The stable release of Blender 3.0 is set for early December. As a Blender user, I am super excited to see how much different the new version and the interface will be. The open-source software Blender made huge changes since I started using it back in 2017. Starting off with version 2.79. There are still users out there who are still working with 2.79.

I still have this version on my PC because I have courses that were created with 2.79. But to be honest, I’ve already forgotten how to use a lot of functions since I’ve been working with newer versions. The rapid development of newer features also increased the demands on the PC. You need a very powerful computer to meet the requirements of Blender. Since I have a lot of members always asking about the Requirements I will put them together again.

Hardware Requirements:

Minimum:

  • 64-bit dual core 2Ghz CPU with SSE2 support
  • 4 GB RAM
  • 1280×768 display
  • Mouse, trackpad or pen+tablet
  • Graphics card with 1 GB RAM, OpenGL 3.3
  • Less than 10 year old

Recommended:

  • 64-bit quad core CPU
  • 16 GB RAM
  • Full HD display
  • Three button mouse or pen+tablet
  • Graphics card with 4 GB RAM

Optimal:

  • 64-bit eight core CPU
  • 32 GB RAM
  • Full HD displays
  • Three button mouse and pen+tablet
  • Graphics card with +12 GB RAM

Supported Graphics Cards

Always make sure to install the latest drivers from the graphics card manufacturer’s website. These requirements are for basic Blender operation, Cycles rendering using the GPU has higher requirements.

NVIDIA

GeForce 400 and newer, Quadro Tesla GPU architecture and newer, including RTX-based cards, with NVIDIA drivers (list of all GeForce and Quadro GPUs)

AMD

GCN 1st gen and newer. Since Blender 2.91, Terascale 2 architecture is fully deprecated, try using 2.90 (albeit not supported, it might still work) [list of all AMD GPUs]

Intel

Haswell architecture and newer. [list of all Intel GPUs]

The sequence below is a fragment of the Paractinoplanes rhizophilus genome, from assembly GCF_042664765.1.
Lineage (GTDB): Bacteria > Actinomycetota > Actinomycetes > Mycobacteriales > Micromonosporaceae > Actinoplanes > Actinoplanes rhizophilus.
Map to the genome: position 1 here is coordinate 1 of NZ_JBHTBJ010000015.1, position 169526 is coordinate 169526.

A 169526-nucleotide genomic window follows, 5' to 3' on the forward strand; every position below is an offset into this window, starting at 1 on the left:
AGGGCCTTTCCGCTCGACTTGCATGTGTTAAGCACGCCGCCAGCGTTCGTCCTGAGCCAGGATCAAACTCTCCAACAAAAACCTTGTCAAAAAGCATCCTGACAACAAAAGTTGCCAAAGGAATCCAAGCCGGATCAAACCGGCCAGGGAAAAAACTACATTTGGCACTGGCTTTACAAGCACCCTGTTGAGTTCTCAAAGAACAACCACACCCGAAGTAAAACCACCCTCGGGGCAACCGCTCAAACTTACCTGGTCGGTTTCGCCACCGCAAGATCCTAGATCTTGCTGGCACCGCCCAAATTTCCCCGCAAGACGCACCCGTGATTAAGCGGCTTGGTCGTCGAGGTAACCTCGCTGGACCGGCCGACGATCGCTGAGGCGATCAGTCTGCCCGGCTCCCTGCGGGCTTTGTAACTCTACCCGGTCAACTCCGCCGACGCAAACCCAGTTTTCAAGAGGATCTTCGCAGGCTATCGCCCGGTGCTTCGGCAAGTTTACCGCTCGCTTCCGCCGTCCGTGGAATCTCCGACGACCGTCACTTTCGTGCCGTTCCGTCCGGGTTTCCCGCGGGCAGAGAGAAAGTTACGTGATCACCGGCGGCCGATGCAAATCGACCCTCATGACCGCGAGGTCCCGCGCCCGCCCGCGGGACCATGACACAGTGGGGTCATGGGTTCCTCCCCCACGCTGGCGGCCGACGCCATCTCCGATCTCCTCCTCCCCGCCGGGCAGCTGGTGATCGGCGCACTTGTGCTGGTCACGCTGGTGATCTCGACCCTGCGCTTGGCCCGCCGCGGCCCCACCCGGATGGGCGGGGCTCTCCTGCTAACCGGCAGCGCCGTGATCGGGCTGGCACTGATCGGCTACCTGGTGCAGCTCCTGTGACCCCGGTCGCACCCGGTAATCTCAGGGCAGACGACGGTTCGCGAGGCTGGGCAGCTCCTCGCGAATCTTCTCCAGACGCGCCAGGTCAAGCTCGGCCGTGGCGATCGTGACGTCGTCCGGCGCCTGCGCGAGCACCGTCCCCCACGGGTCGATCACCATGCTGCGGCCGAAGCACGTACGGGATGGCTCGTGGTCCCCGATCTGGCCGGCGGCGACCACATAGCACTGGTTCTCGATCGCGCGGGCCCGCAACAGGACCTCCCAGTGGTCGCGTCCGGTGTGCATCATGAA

macOS

Version 10.13 or newer for Intel processors on supported hardware. Version 11.0 for Arm-based processors (Apple Silicon).

Blender Versions

The first-ever Blender long-term support release was 2.83 LTS. But why was it so special? Blender 2.83 LTS provides the performance and stability needed for major projects. Also, new features include VR support, OpenVDB import, OptiX viewport denoising, and a powerful new physics-enabled Cloth Brush. The version was released on June 3, 2020.

2.8 was a Game Changer. The new Render revolution Eevee was born. You can render in real-time. Also, Compositing with Eevee renders is much simpler thanks to individual passes, just like Cycles. Light Cache Update: No more seam artifacts and stretched texels. Hair Transparency: Hair geometry now supports blending with alpha hash and alpha clip mode. Shadow blend modes are now also supported.

  1. Updated Shader Nodes
  2. Grease Pencil Reimagined
  3. Sculpt Face Sets
  4. Mesh Filters and Brush Improvments
  5. Sculpt Cloth
  6. OptiX Viewport Denoiser

and so much more to enjoy.

But it didn’t take too long for the team to surprise us with Blender 2.9. Building on the success of the 2.8x series, Blender 2.90 continues to polish the user experience, introducing improvements to EEVEE, Cycles, sculpt, VR, animation, modeling, UV editing and so much more. The release date was August 31st, 2020.

As you can see, the Blender team is working in giant steps on the performance of the software and innovations. And the good news, Blender, remains open-source, which means that you don’t have to pay for it, compared to other 3D programs, such as Maya.

What will be new in Blender 3.0?

I just downloaded the Beta Version and took some screenshots from the interface. You can see in the screenshots that they added Geometry Nodes. The last screenshot was from working on a scene. The Modifier and all the other tools are still the same.

New Features are:

and so much more.

So if you are already excited to see what is new in Blender 3.0 go to Blender download and get the Beta Version of Blender 3.0.

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